In the .third chamber from the muzzle end of the silencer there are provided a number of conical partitions nited States Patent ice to divide this chamber into smaller individual chambers. The apices of these conical partitions are directed toward the muzzle end of the silencer and are provided with apertures for the passage of the projectile therethrough. One or both of the conical surfaces may be provided with a series of annular shoulders in yorder to achieve a more favorable dispersion of the sound Waves.
When the firearm to which the silencer is fitted is discharged, the first chamber within the casing is initially filled by the discharge gases which have propelled the projectile from the muzzle of the firearm. The gases expand within the first chamber to the extent permitted by the volume of this chamber. As the projectile passes through the tube within the second chamber, the gases within the first chamber expand through the tapered openings into the second chamber. Only after the projectile has passed through the tubular member in the second chamber and is in the third or successive chambers can .the discharge gases from the `first chamber enter into the third and successive chambers for expansion. Further, these gases enter the third and successive chambers only through the tubular member. Because of the tapered openings in the partition between the first and second chambers 4the discharge gases from .the second chamber can fiow back into the first chamber only after a large portion of the movement and energy of the gases has been dissipated. These gases with much of their energy being absorbed, can then fiow through the tubular member to follow lthe path of the projectile. The second chamber thus acts as an absorbing chamber for a part of the discharge gases. The magnitude of the energy which is absorbed depends largely upon the quantity and pressure of the discharged gases within the silencer.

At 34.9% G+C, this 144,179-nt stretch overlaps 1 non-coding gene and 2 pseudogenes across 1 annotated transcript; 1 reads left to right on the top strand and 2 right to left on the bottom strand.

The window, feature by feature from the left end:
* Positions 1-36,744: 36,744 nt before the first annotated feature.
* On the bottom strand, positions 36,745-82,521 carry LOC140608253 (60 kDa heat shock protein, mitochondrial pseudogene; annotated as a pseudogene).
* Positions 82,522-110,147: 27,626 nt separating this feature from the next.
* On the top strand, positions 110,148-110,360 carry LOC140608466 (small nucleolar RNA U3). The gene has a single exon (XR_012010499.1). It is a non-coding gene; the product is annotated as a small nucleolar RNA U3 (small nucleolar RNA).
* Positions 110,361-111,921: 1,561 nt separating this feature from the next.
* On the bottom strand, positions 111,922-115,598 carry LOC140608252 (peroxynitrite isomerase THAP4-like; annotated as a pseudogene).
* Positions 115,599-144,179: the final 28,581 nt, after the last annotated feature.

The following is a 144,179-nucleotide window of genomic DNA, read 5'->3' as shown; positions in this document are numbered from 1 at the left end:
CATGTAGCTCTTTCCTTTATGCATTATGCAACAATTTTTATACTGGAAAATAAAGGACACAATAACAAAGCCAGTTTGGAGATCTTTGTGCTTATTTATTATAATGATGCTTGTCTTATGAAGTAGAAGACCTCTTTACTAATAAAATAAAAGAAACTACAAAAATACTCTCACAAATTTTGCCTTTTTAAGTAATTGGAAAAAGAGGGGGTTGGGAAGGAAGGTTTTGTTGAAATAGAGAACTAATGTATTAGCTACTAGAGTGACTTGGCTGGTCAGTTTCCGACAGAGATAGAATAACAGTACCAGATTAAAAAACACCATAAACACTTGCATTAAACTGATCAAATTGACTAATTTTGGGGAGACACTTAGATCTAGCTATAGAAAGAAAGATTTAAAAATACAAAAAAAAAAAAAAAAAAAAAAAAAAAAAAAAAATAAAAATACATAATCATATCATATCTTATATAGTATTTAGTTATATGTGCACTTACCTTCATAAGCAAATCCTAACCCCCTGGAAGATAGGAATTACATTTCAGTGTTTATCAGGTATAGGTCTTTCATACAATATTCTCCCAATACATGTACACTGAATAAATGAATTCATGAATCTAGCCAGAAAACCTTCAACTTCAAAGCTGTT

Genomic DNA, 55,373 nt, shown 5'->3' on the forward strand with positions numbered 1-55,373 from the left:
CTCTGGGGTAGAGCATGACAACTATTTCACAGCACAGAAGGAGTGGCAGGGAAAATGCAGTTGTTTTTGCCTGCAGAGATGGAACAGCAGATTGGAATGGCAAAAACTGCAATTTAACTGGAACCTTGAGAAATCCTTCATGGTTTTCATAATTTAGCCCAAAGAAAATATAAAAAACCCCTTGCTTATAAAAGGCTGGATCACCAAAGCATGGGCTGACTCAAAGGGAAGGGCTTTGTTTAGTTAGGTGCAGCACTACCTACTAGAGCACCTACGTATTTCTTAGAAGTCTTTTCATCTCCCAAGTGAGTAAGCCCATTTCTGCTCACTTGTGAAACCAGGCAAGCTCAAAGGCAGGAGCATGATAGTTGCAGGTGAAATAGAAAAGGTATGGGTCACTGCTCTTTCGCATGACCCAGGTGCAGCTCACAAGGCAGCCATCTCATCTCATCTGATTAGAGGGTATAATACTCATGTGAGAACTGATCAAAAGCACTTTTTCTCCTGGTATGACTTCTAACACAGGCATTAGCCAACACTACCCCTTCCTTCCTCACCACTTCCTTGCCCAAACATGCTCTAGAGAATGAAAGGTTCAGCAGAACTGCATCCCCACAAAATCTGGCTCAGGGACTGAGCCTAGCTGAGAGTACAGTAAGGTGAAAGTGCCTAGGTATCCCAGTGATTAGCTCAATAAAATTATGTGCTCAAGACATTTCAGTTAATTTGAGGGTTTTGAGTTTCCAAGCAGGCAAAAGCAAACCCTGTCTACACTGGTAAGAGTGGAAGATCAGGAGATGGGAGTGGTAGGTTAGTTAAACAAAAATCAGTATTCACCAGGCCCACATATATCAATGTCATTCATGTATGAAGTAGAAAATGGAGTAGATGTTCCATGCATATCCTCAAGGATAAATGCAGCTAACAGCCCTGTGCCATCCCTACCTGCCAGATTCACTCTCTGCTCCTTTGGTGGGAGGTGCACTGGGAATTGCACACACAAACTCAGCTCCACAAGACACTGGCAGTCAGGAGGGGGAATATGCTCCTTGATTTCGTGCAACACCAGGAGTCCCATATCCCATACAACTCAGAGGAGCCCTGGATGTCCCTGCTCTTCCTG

Other objects and advantages of the present invention will be app-arent from the accompanying description when taken in conjunction with the following drawings, wherein;
FIGURE l is a longitudinal sectional view of the silencer according to the present invention showing schematicaily the silencer structure;
FIGURE 2 is a longitudinal sectional view through the silencer of FIGURE 1 constructed in accordance with the present invention, and showing construction details;
FIGURE 3 is ya plan view of the partition member between the first and second chambers of the silencer of FIG-URE l; and
FIGURE 4 is a longitudinal sectional View of an insert which can be placed in the third chamber of the silencer according to the present invention for further dividing this chamber into sub-chambers.
Referring now to the drawings ywherein like reference symbols indicate the same parts throughout the various views, a specific embodiment of the present invention will bedescribed in detail. With particular reference to FIG- URE l, the silencer of the present invention is generally ind-icated at l() and comprises a tubular sleeve or casing l1l, having a rear wall 12, with an aperture i13 therein which is adapted for being mounted upon the muzzle of -a barrel 14 of a firearm.
Within the casing there is a partition l5 which, with end wall 12, defines a first chamber i6, with this chamber directly communicating with the muzzle of the firearm. On the other side of the partition 15 is a second chamber 17 which is further limited by an addiional partition 18. On the other side of the partition i8 is a third chamber 19.